# Damage Characteristics Analysis of the Truncated Cone-Shaped PELE Projectile

^{*}

## Abstract

**:**

## 1. Introduction

## 2. Structural Design of the Truncated Cone-Shaped PELE Projectile

#### 2.1. Design Idea of the Truncated Cone-Shaped PELE Projectile

#### 2.2. Determination of Structural Parameters of the Truncated Cone-Shaped PELE Projectile

_{0}corresponding to d

_{0}is:

_{1}corresponding to d

_{1}is:

## 3. Numerical Simulation

#### 3.1. Finite Element Model

#### 3.2. Material Model and Parameters

_{T}= 0.5 GPa. The plastic strain failure model is adopted for the target material, that is, when the plastic strain reaches a certain level, the material will fail. An artificial erosion algorithm (Erosion) is added to all materials to ensure normal calculations, and the failure erosion algorithm (Failure) is added to the target materials to delete the failed mesh. The geometric strain erosion algorithm (Geometric Strain) is used to the rest of the materials, it can delete the meshes whose instantaneous geometric strain are greater than the given value. In summary, all material parameters are shown in Table 3.

#### 3.3. Simulation Condition

- (1)
- Keep the initial kinetic energy of the two different types of PELE projectiles consistent.
- (2)
- The material and thickness of the target plate and the after-effect target are consistent with those of conventional PELE projectile in literature [15].

## 4. Comparative Analysis of the Numerical Simulation Results

#### 4.1. Comparison of Penetration Ability between the Truncated Cone-Shaped PELE Projectile and Conventional PELE Projectile

_{1}~c

_{4}are the resistance coefficients. In general, the second term (viscous effect term) and the fourth term (additional mass term) of the resistance expression can be neglected, and the expression of the penetration resistance of projectile can be rewritten as follows:

#### 4.2. Comparison of Fragmentation Effect between the Truncated Cone-Shaped PELE Projectile and Conventional PELE Projectile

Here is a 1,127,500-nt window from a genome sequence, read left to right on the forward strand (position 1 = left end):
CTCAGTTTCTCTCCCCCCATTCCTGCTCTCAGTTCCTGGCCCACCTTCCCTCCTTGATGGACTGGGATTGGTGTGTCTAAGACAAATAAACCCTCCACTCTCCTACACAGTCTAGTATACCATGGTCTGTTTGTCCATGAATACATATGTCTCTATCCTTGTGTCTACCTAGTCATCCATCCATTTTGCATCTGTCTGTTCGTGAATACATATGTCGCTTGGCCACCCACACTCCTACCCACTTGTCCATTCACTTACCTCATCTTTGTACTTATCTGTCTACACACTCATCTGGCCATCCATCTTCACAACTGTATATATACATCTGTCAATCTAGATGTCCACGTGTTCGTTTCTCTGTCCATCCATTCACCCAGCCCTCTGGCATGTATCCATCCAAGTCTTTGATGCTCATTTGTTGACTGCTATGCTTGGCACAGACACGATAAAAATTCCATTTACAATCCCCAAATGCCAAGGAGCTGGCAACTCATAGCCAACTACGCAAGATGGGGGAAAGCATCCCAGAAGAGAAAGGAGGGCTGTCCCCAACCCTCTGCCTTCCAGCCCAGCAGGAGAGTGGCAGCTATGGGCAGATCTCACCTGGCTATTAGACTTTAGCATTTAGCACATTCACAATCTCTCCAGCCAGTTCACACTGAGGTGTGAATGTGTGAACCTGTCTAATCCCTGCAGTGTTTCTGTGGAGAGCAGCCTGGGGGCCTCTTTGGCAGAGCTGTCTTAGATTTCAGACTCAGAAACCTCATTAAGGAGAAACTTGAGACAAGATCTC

_{0}+ l

_{0}for the truncated cone-shaped PELE projectile. Then, the expressions of the fragment conversion rate η of the two different types of PELE projectile can be obtained as follows.

## 5. Conclusions

- 1)
- In order to facilitate the comparative analysis with the conventional PELE projectile, the design principle of the truncated cone-shaped PELE projectile is to ensure that the four indexes of the impact end (projectile head), the length-diameter ratio of projectile, the thickness of outer casing and the sealing thickness of projectile rear are the same. Based on the structural parameters of the PELE projectile given in this paper, the range of angle α of the truncated cone-shaped PELE projectile was determined to be 86.2°–90°.
- 2)
- There is little difference in penetration ability between the conventional PELE projectile and the truncated cone-shaped PELE projectile. In fact, the kinetic energy loss of the truncated cone-shaped PELE projectile is slightly larger, but it can be reasonably explained. According to the penetration resistance formulas, with the increase of impact velocity, the penetration resistance will increase, the corresponding energy consumption or the kinetic energy loss of projectile will increase. The impact velocity of the truncated PELE projectile is higher under the same initial kinetic energy condition, which means that the kinetic energy loss of the truncated cone-shaped PELE projectile must be slightly larger.
- 3)